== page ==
That said, it’s inevitable with the rapid progression of eCommerce this year that competition is going to morph. There has been a slew of brands that have struggled this year in getting out ahead of the digital transformation for one reason or another. And as always, as one falls, one or more will step in to fill the vacuum.
And it’s a great idea to keep the scope of your competitive intelligence broad as the dominoes continue to fall worldwide. The ongoing march into the digital realm throughout the pandemic has left casualties across the globe.
In a recent turn of events, British retail giant Arcadia Group was just announced to be entering into bankruptcy protection. Arcadia, the owner of such fashion brands as Topshop, Dorothy Perkins and Miss Selfridge, was buffeted by store closures during the pandemic and failed to adequately position itself within the changing tides of retail.
CNBC quoted Nina Marston, the fashion and luxury analyst at Euromonitor International, saying, “Arcadia has suffered against these emerging players because the company was slow to develop an innovative and user-friendly online offering as well as a strong brand narrative and social media presence.”
And just who are these emerging players? Well, they’re not the big three. Reuter’s writes saying, “[Arcadia’s] brands were squeezed between the likes of Inditex’s Zara, H&M, and Primark and online-only players ASOS and Boohoo.”
It goes to show that the spoils of business go to the agile, so your competitive intelligence should keep you keen on fast-moving brands that could be potential disruptors.
New Consumer Segments to Explore
To ensure that your brand is one of those fast movers, it’s critical that your social media monitoring is tuned into the heartbeat of the consumer. And a sure-fire way to do that is by aiming your market research directly at their interests.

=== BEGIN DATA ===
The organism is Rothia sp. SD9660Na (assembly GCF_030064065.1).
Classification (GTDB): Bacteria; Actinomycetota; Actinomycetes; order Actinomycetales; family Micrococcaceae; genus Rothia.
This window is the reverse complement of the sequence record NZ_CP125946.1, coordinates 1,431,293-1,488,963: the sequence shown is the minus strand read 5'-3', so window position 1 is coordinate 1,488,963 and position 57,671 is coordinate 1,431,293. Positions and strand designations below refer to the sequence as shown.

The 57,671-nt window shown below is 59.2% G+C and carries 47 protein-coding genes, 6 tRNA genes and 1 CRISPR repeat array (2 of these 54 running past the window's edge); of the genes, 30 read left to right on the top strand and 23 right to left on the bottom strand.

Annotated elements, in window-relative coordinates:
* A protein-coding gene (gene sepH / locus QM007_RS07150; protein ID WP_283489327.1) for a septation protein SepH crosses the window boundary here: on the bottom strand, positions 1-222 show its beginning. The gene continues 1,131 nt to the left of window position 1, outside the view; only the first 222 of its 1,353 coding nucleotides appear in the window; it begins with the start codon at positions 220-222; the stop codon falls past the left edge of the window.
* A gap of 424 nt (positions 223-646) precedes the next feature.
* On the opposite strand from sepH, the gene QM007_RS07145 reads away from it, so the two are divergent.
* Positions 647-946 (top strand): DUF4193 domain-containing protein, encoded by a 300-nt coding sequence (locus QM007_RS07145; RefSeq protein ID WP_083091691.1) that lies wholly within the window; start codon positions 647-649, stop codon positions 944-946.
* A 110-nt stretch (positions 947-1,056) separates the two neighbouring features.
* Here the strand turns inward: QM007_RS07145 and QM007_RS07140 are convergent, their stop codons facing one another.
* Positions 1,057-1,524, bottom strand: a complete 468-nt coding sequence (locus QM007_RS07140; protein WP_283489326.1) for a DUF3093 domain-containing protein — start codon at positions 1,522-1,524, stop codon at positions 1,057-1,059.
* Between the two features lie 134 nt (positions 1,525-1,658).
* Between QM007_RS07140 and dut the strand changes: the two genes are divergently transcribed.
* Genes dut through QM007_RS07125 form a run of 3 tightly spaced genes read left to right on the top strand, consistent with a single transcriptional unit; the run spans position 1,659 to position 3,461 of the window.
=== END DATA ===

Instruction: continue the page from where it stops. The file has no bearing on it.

Sorting for interests under the demographics tab in the NetBase product reveals a host of sub-interests from social media users to explore. Brands will do well to dig through these to find needs and wants that are going unfulfilled or underserved by their competitors.
Each of the topic clusters are clickable and offer a summary rundown of relevant posts, such as the one seen here for green living.
And it also contains a lengthy list of social media soundbites to explore.
As far as niche interests are concerned, you’ll find both posts from everyday users and brands that are already speaking into the niche. So, it’s a great way to inform both your consumer and competitive intelligence at the same time.
At the end of the day, there’s still a lot of market movement to be done as the global digital transformation steams ahead. One thing that’s crucial for brands to keep in mind is that agility is key to maintaining relevancy in this race.
Wherever your brand happens to be in the mix, an accurate assessment of those running alongside you is critical for success. Be sure to reach out for a personalized demo and we’ll get you dialed into the competitive intelligence that lays the foundation for a successful digital transformation.